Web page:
Microsoft, Rackspace and other hosted providers allows people to RDP into that server.

Here are a few examples: Microsoft has something called "Azure Connect" it is very easy to expose a domain connected terminal server to the Internet by simply pressing F5 to compile in Visual Studio (albeit with certain prerequisites taken care of).

Also, IaaS hosting companies (Rackspace, AWS) expose RDP for each VM they provision.

Generally speaking about RDP:

  • Is the computer or NETBIOS computer name exposed though any RDP channel in 2008R2?

  • Does the information exposed change if NLA is enabled/disabled?

  • What threat mitigation actions should be done?

2 Answers 2


I do not believe this is a very good thing. There are simple programs on the net which can attack, and exploit vulnerabilities is RDP.

I suggest they look into secure VPN instead on directly opening their domain up onto the net.

If you want the serious truth:

Using TSgrinder, an attacker could try a brute-force attack using customized lists of username/passwords. Though this method takes a considerable amount of time depending on password complexity, it still is a potential threat to the network security infrastructure.

VPN on the other hand is encrypted, and secure, and takes an attacker a lot more effort to attempt to break it. It keeps ALL data transfer safe, and provides ease, and simplicity to both the back-end management, and end-user.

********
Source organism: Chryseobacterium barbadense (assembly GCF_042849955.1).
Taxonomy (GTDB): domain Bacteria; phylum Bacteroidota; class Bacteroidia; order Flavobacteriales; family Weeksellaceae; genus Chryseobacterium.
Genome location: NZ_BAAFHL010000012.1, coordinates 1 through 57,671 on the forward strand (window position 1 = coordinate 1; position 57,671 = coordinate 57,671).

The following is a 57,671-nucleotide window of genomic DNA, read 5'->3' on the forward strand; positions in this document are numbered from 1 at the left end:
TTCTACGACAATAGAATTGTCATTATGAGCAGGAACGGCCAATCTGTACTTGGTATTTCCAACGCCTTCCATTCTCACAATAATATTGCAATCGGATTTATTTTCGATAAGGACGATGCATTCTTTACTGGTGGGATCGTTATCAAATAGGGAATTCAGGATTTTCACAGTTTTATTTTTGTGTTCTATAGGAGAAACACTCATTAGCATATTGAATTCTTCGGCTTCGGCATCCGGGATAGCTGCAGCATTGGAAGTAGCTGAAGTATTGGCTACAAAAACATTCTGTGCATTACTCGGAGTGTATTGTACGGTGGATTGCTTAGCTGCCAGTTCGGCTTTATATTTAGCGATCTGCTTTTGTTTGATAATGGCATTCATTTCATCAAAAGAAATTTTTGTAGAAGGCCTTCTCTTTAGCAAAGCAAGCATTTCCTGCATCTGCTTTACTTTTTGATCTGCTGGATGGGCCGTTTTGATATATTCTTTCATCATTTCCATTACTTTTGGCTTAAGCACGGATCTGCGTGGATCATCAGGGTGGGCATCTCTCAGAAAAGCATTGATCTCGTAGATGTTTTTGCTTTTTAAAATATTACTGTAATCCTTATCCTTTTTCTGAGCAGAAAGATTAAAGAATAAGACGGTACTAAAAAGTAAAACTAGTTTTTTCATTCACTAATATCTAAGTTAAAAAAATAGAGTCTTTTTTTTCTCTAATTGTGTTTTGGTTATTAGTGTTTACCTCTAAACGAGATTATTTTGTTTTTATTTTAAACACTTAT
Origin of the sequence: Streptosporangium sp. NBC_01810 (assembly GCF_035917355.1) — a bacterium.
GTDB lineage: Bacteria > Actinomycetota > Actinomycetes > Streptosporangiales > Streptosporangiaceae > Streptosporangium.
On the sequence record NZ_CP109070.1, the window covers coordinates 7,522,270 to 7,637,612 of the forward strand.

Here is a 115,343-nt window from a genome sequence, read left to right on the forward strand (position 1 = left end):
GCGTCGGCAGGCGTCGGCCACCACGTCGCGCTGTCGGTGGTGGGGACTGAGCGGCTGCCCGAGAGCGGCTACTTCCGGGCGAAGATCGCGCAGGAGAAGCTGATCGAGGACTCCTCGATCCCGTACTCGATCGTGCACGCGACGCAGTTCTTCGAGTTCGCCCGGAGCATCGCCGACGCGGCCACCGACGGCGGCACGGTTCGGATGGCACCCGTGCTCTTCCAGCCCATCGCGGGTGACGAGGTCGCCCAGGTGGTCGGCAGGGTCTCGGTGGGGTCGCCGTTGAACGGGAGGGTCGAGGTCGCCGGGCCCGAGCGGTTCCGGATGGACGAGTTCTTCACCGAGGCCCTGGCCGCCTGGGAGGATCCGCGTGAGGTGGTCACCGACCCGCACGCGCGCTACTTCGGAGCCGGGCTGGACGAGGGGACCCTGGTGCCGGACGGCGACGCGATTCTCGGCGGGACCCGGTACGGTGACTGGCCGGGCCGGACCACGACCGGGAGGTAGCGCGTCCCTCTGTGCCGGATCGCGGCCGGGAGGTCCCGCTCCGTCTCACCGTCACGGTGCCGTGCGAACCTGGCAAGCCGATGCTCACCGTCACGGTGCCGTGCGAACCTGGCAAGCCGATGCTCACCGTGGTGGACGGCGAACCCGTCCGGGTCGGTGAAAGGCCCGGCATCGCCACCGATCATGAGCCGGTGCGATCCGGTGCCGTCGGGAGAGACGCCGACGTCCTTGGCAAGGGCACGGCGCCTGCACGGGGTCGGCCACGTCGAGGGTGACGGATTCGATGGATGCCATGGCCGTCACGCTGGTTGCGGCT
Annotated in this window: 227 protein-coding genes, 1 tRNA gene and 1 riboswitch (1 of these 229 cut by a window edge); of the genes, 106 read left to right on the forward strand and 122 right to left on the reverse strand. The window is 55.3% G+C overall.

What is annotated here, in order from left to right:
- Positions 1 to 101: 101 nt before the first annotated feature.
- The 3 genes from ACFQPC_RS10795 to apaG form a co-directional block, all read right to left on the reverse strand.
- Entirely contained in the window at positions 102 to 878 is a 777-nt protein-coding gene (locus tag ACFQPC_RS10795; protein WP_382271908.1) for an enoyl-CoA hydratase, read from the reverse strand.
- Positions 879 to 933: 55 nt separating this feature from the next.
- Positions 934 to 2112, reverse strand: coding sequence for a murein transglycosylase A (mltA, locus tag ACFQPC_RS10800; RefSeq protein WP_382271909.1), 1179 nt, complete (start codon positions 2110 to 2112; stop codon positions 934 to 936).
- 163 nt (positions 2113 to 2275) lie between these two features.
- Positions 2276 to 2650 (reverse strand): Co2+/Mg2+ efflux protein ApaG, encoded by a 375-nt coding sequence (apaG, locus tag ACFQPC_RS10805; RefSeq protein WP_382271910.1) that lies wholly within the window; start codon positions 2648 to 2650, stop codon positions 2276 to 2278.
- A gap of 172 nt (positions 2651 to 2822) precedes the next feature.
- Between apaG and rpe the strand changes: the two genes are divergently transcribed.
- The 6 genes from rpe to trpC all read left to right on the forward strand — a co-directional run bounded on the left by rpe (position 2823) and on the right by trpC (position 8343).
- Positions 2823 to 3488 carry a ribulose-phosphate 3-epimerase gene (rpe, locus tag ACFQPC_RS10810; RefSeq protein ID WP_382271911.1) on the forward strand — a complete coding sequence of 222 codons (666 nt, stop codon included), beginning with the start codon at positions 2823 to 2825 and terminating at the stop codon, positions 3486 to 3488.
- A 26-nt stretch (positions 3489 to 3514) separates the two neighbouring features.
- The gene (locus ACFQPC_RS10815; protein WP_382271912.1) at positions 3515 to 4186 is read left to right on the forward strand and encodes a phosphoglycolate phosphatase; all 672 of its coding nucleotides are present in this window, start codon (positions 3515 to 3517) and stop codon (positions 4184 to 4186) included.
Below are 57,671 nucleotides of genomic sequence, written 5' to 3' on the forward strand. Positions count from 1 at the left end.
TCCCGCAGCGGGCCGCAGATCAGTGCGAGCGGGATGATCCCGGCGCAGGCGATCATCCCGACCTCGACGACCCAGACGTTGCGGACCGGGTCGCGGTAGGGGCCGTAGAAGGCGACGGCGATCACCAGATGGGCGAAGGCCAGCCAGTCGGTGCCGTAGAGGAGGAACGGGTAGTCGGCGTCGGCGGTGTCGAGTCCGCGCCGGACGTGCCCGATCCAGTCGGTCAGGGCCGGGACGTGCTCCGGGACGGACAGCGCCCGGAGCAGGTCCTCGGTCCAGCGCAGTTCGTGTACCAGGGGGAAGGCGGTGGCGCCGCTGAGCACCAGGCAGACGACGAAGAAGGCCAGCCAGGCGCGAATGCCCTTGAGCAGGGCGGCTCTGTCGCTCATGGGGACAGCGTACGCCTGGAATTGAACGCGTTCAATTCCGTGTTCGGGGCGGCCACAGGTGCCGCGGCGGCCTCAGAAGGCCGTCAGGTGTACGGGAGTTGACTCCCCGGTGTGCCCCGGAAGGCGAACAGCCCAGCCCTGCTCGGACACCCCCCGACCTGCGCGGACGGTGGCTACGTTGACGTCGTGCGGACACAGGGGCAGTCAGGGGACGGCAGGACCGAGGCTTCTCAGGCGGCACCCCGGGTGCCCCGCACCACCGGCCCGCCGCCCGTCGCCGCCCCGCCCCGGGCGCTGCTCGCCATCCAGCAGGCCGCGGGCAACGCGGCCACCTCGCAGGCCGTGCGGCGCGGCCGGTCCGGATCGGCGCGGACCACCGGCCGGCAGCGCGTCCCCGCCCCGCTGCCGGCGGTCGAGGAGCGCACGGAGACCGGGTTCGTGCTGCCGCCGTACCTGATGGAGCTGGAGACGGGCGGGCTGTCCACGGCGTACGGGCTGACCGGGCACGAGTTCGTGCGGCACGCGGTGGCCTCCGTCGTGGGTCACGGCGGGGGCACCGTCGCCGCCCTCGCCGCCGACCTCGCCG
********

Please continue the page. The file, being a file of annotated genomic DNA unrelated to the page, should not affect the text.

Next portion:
Hope it helps ;-)


Microsoft Azure uses a Remote Desktop Gateway kind of situation, so when you initiate a connection to your Azure Server your connection is via HTTPS until you hit the Microsoft Server farm. Once you int the network your connection is "proxied" via the Azure gateway server, this ensures that the only people who would be able to see any sensitive information is Microsoft themselves.

Also you wont be effected by the RDP vulnerability, as i explained you connect to the RD Gateway using HTTPS which offers message integrity, you are only using RDP from the gateway to your server, everything over the internet is encrypted with HTTPS, this means that if someone was to try intercept and alter your data while its in transit over HTTPS, the Message Digest would fail and you wouldnt be able to connect to the server.

  • That threat mitigation is good to know about; are there similar proxy servers I could use to reduce the risk? Is the hostname or domain name exposed over HTTPS prior to fully logging in? Mar 14, 2012 at 12:10
  • The HTTPS session is initiated before any data is sent, so no. Also it isnt a proxy in the sense that you are thinking, it just a security measure. If you running your own server farms you can install the Remote Desktop Gateway Server role on Server 2008 R2 and the Terminal Services Gateway on Server 2008. Mar 14, 2012 at 12:28

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